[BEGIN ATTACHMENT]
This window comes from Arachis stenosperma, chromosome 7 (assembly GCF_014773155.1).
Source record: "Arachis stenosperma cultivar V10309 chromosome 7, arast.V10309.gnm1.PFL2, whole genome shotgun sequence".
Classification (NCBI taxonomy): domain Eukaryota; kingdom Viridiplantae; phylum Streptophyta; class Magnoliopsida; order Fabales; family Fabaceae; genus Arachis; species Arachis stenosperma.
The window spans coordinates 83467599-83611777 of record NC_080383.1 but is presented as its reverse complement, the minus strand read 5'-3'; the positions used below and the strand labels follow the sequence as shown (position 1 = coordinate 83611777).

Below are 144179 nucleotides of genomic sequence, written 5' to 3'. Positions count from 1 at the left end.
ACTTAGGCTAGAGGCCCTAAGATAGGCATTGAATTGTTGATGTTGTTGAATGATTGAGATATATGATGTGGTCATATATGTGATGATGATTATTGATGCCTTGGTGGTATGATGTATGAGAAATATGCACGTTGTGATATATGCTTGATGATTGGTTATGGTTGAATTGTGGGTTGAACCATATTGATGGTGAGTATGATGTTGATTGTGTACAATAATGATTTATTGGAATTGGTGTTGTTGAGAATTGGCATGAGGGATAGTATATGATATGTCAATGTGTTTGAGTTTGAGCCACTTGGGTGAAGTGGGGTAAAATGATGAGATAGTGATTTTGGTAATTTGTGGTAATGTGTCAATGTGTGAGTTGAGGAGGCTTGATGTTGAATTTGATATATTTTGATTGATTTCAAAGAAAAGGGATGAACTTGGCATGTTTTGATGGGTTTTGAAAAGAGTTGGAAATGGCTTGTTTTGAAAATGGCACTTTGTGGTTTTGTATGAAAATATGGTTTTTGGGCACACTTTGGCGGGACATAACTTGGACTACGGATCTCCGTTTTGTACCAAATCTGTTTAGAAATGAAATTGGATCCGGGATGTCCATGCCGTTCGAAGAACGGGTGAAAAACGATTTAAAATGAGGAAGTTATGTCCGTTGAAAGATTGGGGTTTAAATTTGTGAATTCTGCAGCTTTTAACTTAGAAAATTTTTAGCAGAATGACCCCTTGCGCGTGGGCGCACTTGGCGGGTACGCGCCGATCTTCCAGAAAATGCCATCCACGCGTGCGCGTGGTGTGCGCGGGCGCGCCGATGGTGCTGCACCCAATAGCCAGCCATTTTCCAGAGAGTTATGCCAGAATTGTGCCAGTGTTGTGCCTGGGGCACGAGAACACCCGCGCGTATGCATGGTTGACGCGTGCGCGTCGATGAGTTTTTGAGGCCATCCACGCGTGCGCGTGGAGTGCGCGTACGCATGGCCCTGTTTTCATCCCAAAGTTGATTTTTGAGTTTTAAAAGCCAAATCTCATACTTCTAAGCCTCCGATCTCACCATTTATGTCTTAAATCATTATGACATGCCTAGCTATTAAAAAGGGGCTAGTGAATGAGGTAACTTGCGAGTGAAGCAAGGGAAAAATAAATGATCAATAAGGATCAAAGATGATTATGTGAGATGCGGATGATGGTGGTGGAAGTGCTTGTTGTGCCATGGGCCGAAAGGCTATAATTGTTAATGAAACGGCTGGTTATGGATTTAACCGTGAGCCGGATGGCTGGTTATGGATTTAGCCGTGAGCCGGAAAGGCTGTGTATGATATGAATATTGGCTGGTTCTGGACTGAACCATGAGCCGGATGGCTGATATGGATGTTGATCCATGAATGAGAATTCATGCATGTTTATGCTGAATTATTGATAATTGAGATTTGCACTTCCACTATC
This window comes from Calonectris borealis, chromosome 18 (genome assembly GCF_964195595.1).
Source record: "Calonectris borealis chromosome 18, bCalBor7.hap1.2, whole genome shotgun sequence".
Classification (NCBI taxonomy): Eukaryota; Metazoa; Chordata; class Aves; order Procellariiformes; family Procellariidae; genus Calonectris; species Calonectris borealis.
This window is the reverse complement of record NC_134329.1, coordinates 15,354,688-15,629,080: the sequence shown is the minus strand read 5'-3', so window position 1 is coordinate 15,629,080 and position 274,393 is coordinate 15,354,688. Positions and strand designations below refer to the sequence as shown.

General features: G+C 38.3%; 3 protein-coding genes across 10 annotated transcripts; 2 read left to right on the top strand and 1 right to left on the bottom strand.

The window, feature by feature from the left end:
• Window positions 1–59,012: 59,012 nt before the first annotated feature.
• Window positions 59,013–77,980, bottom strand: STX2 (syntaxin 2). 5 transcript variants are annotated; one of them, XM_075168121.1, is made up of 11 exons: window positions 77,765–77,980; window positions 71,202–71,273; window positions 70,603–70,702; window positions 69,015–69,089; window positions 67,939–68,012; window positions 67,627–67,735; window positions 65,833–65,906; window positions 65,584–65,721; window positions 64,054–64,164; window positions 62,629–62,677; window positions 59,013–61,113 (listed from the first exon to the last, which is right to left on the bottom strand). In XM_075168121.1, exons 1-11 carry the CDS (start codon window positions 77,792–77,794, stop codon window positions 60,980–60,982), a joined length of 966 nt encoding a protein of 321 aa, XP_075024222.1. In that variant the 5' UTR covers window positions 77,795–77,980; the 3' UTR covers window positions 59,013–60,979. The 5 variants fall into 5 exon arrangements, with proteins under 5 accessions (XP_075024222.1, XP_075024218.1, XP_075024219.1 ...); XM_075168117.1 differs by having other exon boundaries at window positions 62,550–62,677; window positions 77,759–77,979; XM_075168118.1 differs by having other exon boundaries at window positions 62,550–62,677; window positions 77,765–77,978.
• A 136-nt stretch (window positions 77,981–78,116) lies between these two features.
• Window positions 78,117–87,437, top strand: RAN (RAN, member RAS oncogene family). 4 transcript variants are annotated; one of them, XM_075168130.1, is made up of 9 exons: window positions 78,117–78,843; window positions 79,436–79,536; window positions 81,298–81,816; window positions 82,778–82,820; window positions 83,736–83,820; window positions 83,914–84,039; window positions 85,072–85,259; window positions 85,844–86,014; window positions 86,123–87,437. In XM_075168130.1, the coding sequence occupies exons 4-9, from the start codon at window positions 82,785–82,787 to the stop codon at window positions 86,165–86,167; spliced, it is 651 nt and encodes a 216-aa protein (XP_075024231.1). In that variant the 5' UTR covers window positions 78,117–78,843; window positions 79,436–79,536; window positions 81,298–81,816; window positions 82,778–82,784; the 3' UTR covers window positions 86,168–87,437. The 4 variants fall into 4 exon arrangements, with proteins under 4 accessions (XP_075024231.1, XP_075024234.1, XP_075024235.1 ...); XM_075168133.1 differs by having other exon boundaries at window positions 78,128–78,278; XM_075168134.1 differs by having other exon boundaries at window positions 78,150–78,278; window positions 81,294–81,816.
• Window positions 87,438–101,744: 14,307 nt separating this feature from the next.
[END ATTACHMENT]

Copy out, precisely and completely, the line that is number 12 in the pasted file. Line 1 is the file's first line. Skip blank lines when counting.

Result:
The window, feature by feature from the left end: